Thanks for reading!
Hey kind krafters!
Over the last few months I have been watching an extremely powerful young female create change globally. I have slowly been learning more and more about her and I’m sure that many of you have seen her online or in the news. She is so influential to younger advocates as well as older populations as we all have so much to take from the knowledge she shares with us. Her name is Greta Thunberg.
Greta was born in 2003 in Sweden and has lived there her whole life. She comes from a family of artists which I found particularly interesting! Her mother is an opera singer and her father is an actor. In 2018, when Greta was just about to start grade nine, she decided that she was going to stop attending school until the Swedish government promised to reduce carbon emissions as they had announced by signing the Paris Agreement. Under the Paris Agreement, each country must figure out how they will contribute in reducing their contribution to global warming and give regular reports on their progress. The long-term goal of the agreement is to keep the increase of the global average temperature below two degrees Celsius above pre-industrial levels.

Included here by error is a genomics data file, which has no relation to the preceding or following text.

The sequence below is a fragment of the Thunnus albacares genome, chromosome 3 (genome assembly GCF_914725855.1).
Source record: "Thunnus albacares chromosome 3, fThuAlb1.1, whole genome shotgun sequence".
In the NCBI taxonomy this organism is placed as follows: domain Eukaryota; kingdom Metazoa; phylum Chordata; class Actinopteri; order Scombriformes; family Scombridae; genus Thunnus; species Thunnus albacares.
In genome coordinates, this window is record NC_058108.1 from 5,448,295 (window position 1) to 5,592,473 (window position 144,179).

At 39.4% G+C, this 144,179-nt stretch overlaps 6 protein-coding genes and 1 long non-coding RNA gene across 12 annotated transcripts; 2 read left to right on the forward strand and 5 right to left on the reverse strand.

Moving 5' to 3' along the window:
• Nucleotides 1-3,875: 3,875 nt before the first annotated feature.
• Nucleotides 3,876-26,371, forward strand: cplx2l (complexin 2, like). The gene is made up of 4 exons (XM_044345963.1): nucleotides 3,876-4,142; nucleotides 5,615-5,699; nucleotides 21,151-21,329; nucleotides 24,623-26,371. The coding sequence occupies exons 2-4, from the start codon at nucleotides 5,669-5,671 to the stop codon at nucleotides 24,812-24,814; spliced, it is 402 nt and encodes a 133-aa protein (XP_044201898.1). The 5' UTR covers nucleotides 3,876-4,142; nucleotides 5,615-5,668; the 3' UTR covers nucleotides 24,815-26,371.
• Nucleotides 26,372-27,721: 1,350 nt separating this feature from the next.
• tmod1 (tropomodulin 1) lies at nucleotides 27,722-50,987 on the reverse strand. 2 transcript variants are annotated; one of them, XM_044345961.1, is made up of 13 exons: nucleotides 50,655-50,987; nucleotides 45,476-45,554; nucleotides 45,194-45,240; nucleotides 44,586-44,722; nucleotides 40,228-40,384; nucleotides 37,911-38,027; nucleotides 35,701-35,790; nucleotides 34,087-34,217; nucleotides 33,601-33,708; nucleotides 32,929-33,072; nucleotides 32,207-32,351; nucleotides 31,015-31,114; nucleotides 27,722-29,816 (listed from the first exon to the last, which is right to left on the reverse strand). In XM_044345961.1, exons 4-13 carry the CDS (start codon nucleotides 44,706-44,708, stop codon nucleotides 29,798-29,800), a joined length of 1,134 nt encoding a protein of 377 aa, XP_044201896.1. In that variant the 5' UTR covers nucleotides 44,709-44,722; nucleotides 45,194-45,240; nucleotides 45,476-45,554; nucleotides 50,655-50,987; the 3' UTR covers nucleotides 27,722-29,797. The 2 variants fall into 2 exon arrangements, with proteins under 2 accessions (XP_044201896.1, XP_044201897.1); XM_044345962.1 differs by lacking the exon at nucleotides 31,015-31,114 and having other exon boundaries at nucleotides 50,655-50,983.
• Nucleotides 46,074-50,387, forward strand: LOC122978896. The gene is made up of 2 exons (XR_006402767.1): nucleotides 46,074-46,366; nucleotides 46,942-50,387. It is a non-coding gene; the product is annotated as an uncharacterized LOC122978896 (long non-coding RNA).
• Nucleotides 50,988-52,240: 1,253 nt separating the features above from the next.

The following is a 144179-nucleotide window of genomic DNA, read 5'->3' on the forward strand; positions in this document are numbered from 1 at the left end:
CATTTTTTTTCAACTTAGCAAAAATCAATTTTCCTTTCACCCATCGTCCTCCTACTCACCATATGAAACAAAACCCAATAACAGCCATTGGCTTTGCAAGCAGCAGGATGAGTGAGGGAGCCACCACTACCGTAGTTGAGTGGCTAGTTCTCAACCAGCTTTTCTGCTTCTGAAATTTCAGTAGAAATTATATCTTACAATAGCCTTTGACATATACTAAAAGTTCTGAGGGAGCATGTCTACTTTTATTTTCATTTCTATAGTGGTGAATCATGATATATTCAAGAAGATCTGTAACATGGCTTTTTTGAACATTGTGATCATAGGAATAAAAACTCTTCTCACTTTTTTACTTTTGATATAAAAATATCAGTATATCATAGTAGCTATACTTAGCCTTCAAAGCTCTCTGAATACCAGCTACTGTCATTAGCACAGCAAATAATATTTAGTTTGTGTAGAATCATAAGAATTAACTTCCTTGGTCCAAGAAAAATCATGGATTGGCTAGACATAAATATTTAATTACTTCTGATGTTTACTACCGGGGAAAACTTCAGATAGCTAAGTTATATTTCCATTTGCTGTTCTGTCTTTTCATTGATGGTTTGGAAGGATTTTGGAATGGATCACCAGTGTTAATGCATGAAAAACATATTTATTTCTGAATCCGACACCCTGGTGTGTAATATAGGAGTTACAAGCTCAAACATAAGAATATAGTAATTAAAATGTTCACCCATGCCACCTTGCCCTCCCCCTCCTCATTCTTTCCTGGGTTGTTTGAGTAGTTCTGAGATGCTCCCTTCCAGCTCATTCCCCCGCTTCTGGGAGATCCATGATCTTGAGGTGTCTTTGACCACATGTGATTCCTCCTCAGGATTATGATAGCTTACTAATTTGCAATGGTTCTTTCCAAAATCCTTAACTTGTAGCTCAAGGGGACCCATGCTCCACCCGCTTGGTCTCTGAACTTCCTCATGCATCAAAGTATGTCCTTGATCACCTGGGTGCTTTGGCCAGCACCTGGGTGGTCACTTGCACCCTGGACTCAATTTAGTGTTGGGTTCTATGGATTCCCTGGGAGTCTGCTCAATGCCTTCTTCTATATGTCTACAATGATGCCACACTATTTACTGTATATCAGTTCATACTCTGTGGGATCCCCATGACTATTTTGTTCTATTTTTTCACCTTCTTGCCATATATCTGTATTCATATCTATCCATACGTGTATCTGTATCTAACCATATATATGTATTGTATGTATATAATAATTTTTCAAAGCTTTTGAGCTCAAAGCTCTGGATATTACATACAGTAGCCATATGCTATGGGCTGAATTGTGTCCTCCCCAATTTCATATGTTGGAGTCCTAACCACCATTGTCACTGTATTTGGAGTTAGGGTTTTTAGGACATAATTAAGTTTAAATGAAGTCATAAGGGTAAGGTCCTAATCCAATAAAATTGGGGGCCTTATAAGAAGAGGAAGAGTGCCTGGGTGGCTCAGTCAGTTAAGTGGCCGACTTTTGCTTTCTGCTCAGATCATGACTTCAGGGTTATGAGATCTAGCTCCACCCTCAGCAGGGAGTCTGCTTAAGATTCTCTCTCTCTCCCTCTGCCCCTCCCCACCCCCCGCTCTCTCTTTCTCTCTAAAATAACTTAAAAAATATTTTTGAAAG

Greta’s idea to strike for climate came to her after she heard of the teen activists at Parkland School who did the March For Our Lives – she saw other youths trying to create change and so she decided to also. During the first part of her strike she would sit outside Sweden’s national legislature with a sign until the general elections commenced. After the elctions, she chose to only strike on Fridays but her story has travelled far and wide. By December 2018, over twenty-thousand students held strikes in over 250 cities. These cities include both Wolfville and Halifax.
In November, Greta did a TEDxStockholm talk where she discussed her story and what she is trying to do through her strike and other climate activism. Here is the link to her talk –